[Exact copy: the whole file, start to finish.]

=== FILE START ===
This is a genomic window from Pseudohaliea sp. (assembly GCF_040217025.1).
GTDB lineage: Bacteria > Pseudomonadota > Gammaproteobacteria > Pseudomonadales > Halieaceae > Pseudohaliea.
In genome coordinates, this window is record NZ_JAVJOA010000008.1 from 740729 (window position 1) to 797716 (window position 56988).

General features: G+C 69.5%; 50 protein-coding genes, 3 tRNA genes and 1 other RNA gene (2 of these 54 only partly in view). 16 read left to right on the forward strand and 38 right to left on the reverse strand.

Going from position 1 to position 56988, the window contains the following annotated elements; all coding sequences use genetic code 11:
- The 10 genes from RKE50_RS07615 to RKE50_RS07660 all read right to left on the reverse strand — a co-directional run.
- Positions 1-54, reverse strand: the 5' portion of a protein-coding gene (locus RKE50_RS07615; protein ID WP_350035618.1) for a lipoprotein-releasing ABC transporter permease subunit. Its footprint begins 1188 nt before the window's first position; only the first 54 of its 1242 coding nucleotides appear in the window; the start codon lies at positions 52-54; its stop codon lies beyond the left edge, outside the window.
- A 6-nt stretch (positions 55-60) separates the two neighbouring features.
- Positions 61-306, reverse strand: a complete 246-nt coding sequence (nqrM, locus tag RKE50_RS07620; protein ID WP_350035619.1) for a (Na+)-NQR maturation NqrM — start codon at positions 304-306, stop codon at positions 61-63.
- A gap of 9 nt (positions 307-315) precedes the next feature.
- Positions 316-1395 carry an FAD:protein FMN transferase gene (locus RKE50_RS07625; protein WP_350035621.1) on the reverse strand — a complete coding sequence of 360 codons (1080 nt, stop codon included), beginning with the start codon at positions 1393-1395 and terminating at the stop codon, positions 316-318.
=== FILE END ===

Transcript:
This is a genomic window from Pseudohaliea sp. (assembly GCF_040217025.1).
GTDB lineage: Bacteria > Pseudomonadota > Gammaproteobacteria > Pseudomonadales > Halieaceae > Pseudohaliea.
In genome coordinates, this window is record NZ_JAVJOA010000008.1 from 740729 (window position 1) to 797716 (window position 56988).

General features: G+C 69.5%; 50 protein-coding genes, 3 tRNA genes and 1 other RNA gene (2 of these 54 only partly in view). 16 read left to right on the forward strand and 38 right to left on the reverse strand.

Going from position 1 to position 56988, the window contains the following annotated elements; all coding sequences use genetic code 11:
- The 10 genes from RKE50_RS07615 to RKE50_RS07660 all read right to left on the reverse strand — a co-directional run.
- Positions 1-54, reverse strand: the 5' portion of a protein-coding gene (locus RKE50_RS07615; protein ID WP_350035618.1) for a lipoprotein-releasing ABC transporter permease subunit. Its footprint begins 1188 nt before the window's first position; only the first 54 of its 1242 coding nucleotides appear in the window; the start codon lies at positions 52-54; its stop codon lies beyond the left edge, outside the window.
- A 6-nt stretch (positions 55-60) separates the two neighbouring features.
- Positions 61-306, reverse strand: a complete 246-nt coding sequence (nqrM, locus tag RKE50_RS07620; protein ID WP_350035619.1) for a (Na+)-NQR maturation NqrM — start codon at positions 304-306, stop codon at positions 61-63.
- A gap of 9 nt (positions 307-315) precedes the next feature.
- Positions 316-1395 carry an FAD:protein FMN transferase gene (locus RKE50_RS07625; protein WP_350035621.1) on the reverse strand — a complete coding sequence of 360 codons (1080 nt, stop codon included), beginning with the start codon at positions 1393-1395 and terminating at the stop codon, positions 316-318.